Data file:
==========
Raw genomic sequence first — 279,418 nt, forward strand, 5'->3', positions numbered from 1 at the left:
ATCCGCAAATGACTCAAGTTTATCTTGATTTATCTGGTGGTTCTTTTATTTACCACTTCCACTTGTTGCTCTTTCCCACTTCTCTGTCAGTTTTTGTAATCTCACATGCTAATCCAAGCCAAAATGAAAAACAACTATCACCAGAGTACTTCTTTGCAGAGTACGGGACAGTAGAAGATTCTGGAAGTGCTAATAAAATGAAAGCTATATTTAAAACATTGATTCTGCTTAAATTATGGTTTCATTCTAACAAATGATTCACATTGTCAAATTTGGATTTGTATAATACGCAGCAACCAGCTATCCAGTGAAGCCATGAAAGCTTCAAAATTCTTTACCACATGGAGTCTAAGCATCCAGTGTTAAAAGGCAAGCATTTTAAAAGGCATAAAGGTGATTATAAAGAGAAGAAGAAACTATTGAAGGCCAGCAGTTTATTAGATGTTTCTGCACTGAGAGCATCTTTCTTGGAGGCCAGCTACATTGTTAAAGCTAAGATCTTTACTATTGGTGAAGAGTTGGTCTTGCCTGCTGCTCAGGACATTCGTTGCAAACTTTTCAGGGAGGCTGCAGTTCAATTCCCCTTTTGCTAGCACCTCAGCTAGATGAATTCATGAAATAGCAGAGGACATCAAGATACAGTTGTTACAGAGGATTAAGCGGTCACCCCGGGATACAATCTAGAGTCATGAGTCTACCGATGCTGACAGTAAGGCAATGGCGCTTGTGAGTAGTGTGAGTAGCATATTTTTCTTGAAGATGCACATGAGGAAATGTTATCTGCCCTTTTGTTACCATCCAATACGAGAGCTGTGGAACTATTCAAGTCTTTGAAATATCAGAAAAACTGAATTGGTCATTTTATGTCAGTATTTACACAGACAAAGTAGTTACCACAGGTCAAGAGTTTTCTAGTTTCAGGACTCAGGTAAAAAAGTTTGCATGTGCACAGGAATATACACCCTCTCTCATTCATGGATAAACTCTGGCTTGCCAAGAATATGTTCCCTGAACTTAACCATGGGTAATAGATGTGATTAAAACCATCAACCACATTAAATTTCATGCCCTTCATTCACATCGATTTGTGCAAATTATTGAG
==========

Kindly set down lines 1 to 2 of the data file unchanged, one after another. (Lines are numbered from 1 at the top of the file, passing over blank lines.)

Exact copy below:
Raw genomic sequence first — 279,418 nt, forward strand, 5'->3', positions numbered from 1 at the left:
ATCCGCAAATGACTCAAGTTTATCTTGATTTATCTGGTGGTTCTTTTATTTACCACTTCCACTTGTTGCTCTTTCCCACTTCTCTGTCAGTTTTTGTAATCTCACATGCTAATCCAAGCCAAAATGAAAAACAACTATCACCAGAGTACTTCTTTGCAGAGTACGGGACAGTAGAAGATTCTGGAAGTGCTAATAAAATGAAAGCTATATTTAAAACATTGATTCTGCTTAAATTATGGTTTCATTCTAACAAATGATTCACATTGTCAAATTTGGATTTGTATAATACGCAGCAACCAGCTATCCAGTGAAGCCATGAAAGCTTCAAAATTCTTTACCACATGGAGTCTAAGCATCCAGTGTTAAAAGGCAAGCATTTTAAAAGGCATAAAGGTGATTATAAAGAGAAGAAGAAACTATTGAAGGCCAGCAGTTTATTAGATGTTTCTGCACTGAGAGCATCTTTCTTGGAGGCCAGCTACATTGTTAAAGCTAAGATCTTTACTATTGGTGAAGAGTTGGTCTTGCCTGCTGCTCAGGACATTCGTTGCAAACTTTTCAGGGAGGCTGCAGTTCAATTCCCCTTTTGCTAGCACCTCAGCTAGATGAATTCATGAAATAGCAGAGGACATCAAGATACAGTTGTTACAGAGGATTAAGCGGTCACCCCGGGATACAATCTAGAGTCATGAGTCTACCGATGCTGACAGTAAGGCAATGGCGCTTGTGAGTAGTGTGAGTAGCATATTTTTCTTGAAGATGCACATGAGGAAATGTTATCTGCCCTTTTGTTACCATCCAATACGAGAGCTGTGGAACTATTCAAGTCTTTGAAATATCAGAAAAACTGAATTGGTCATTTTATGTCAGTATTTACACAGACAAAGTAGTTACCACAGGTCAAGAGTTTTCTAGTTTCAGGACTCAGGTAAAAAAGTTTGCATGTGCACAGGAATATACACCCTCTCTCATTCATGGATAAACTCTGGCTTGCCAAGAATATGTTCCCTGAACTTAACCATGGGTAATAGATGTGATTAAAACCATCAACCACATTAAATTTCATGCCCTTCATTCACATCGATTTGTGCAAATTATTGAG